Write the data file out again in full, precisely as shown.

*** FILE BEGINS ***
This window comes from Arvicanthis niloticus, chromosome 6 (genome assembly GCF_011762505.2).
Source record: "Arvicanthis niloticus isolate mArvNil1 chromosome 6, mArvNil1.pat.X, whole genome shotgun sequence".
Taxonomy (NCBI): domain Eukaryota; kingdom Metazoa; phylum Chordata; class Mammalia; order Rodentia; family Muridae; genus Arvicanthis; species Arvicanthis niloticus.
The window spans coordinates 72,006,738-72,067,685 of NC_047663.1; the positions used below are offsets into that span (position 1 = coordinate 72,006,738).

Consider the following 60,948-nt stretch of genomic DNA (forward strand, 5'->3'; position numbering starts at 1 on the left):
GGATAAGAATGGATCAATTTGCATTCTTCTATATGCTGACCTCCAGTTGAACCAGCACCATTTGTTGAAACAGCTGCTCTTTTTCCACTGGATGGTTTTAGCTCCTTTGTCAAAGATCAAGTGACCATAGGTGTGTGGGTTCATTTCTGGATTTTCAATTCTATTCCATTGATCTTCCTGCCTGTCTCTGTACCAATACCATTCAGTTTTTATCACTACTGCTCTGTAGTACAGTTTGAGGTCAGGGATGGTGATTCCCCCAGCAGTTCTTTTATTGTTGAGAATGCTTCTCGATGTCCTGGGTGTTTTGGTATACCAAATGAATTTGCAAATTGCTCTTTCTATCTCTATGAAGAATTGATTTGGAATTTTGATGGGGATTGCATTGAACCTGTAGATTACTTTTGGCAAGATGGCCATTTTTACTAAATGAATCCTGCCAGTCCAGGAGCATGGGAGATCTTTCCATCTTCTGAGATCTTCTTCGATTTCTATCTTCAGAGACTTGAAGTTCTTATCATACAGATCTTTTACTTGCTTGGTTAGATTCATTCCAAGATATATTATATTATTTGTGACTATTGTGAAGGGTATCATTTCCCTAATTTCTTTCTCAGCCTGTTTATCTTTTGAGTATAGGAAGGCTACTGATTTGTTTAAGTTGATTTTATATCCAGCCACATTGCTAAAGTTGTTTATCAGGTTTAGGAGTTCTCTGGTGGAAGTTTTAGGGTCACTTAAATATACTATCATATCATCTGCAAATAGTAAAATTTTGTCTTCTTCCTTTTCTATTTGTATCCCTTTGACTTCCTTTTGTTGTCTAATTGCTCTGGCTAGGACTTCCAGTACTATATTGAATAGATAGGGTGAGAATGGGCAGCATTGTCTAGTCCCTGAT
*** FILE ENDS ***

This window comes from Arvicanthis niloticus, chromosome 6 (genome assembly GCF_011762505.2).
Source record: "Arvicanthis niloticus isolate mArvNil1 chromosome 6, mArvNil1.pat.X, whole genome shotgun sequence".
Taxonomy (NCBI): domain Eukaryota; kingdom Metazoa; phylum Chordata; class Mammalia; order Rodentia; family Muridae; genus Arvicanthis; species Arvicanthis niloticus.
The window spans coordinates 72,006,738-72,067,685 of NC_047663.1; the positions used below are offsets into that span (position 1 = coordinate 72,006,738).

Consider the following 60,948-nt stretch of genomic DNA (forward strand, 5'->3'; position numbering starts at 1 on the left):
GGATAAGAATGGATCAATTTGCATTCTTCTATATGCTGACCTCCAGTTGAACCAGCACCATTTGTTGAAACAGCTGCTCTTTTTCCACTGGATGGTTTTAGCTCCTTTGTCAAAGATCAAGTGACCATAGGTGTGTGGGTTCATTTCTGGATTTTCAATTCTATTCCATTGATCTTCCTGCCTGTCTCTGTACCAATACCATTCAGTTTTTATCACTACTGCTCTGTAGTACAGTTTGAGGTCAGGGATGGTGATTCCCCCAGCAGTTCTTTTATTGTTGAGAATGCTTCTCGATGTCCTGGGTGTTTTGGTATACCAAATGAATTTGCAAATTGCTCTTTCTATCTCTATGAAGAATTGATTTGGAATTTTGATGGGGATTGCATTGAACCTGTAGATTACTTTTGGCAAGATGGCCATTTTTACTAAATGAATCCTGCCAGTCCAGGAGCATGGGAGATCTTTCCATCTTCTGAGATCTTCTTCGATTTCTATCTTCAGAGACTTGAAGTTCTTATCATACAGATCTTTTACTTGCTTGGTTAGATTCATTCCAAGATATATTATATTATTTGTGACTATTGTGAAGGGTATCATTTCCCTAATTTCTTTCTCAGCCTGTTTATCTTTTGAGTATAGGAAGGCTACTGATTTGTTTAAGTTGATTTTATATCCAGCCACATTGCTAAAGTTGTTTATCAGGTTTAGGAGTTCTCTGGTGGAAGTTTTAGGGTCACTTAAATATACTATCATATCATCTGCAAATAGTAAAATTTTGTCTTCTTCCTTTTCTATTTGTATCCCTTTGACTTCCTTTTGTTGTCTAATTGCTCTGGCTAGGACTTCCAGTACTATATTGAATAGATAGGGTGAGAATGGGCAGCATTGTCTAGTCCCTGAT